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Clark Vangilder Central Arizona College

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Clark VanGilder, Central Arizona College. Clark Vangilder is the PI of the Central Arizona Community College METSTEP program. Clark is a former Naval Nuclear Propulsion Plant Operator prior to receiving a Bachelor's Degree in Mathematics from Grand Canyon University in 1995 and a Masters Degree in Physics from Arizona State University in 2004. Central Arizona College hired Clark in 2008 to take over the Physics program as well as resurrect the pre-engineering program in conjunction with two separate grant opportunities, one including the exploratory STEP grant that has evolved into METSTEP. The introductory design course has been articulated in that time frame and successfully conducted four times now. Additionally, Clark has created new coursework in engineering programming (numerical methods) that are presently in articulation, with more courses in the works with an aim to creating an engineering associates degree program.

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Phil Blake McBride Eastern Arizona College

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Phil McBride is the PI of the Eastern Arizona Community College METSTEP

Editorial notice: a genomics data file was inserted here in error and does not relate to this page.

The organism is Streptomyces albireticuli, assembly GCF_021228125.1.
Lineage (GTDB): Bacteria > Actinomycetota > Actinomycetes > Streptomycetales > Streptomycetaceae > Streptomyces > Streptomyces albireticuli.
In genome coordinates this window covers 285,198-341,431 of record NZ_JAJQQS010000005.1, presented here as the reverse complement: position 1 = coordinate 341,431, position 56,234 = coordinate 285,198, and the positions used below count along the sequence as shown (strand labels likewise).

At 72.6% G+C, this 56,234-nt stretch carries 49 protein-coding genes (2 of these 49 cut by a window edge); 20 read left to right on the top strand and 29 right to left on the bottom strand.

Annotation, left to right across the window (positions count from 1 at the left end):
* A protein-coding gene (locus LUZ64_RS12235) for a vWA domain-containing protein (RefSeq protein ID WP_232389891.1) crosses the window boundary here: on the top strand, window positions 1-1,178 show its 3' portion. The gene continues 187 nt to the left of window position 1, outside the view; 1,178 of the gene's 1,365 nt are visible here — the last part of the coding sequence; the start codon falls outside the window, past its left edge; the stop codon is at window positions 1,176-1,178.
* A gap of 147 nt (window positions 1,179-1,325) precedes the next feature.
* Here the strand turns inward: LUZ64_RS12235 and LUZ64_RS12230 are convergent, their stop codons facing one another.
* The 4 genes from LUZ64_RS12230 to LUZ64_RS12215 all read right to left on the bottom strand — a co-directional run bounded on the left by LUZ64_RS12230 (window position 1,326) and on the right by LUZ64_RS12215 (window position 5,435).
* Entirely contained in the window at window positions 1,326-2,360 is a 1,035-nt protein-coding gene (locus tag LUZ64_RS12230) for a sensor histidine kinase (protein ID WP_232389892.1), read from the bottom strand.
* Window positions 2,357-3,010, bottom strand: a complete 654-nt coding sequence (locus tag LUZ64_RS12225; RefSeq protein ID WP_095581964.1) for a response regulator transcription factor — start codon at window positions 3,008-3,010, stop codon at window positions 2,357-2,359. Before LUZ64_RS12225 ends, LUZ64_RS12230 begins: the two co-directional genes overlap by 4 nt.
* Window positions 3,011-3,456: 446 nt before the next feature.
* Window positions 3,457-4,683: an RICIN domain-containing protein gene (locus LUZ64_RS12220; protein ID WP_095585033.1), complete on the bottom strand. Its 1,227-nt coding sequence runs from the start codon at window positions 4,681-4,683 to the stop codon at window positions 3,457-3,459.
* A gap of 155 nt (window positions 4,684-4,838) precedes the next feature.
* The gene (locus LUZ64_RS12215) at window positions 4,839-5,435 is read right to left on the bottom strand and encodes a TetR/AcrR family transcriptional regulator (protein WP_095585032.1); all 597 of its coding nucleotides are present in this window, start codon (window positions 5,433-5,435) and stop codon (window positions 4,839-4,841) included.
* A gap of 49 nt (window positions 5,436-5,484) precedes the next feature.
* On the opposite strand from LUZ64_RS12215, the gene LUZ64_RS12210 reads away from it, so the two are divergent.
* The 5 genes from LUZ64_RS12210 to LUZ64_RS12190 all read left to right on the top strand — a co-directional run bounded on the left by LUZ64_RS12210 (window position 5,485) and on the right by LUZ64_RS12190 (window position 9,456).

program. Phil has taught chemistry at Eastern Arizona College since 1991. He served as Science Division Chair from 2004 - 2007 and has served as Dean of Instruction since January of 2007. He supervises the divisions of Science, Mathematics, Nursing, and Fine Arts, oversees the Discovery Park Campus, and coordinates the Summer School and College for Kids program. He has served as the Arizona Science Teachers Association Region V director for the past 6 years and currently serves as the Membership Secretary. He is also a member of the American Chemical Society, Two-Year College Chemistry Consortium, and the National ScienceTeachers Association. In 2008, he was awarded the Rocky Mountain Region College Educator Award for Excellence in Teaching from the American Chemical Society. He has been instrumental in helping find means for K-12 teachers to attend professional development conferences in science. Phil is currently preparing a summer science camp for high school
students this year in an effort to excite students about science and lead them to further their education in a STEM field. He is an annual presenter at the Tri-County Teachers Academy workshops. Phil has presented papers at numerous chemistry conferences across the nation and is a strong advocate for STEM education wherever he goes. Phil received a B.S. in Education with a major in Chemistry from the University of Arizona in 1986, a Masters Degree in the Teaching of Physical Sciences in 1989 from Northern Arizona University, and in 2003, he received his Ph.D. in Chemistry with a dual emphasis in Organic Chemistry and Chemical Education from Miami University.

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Richard A. Hall Jr. Cochise College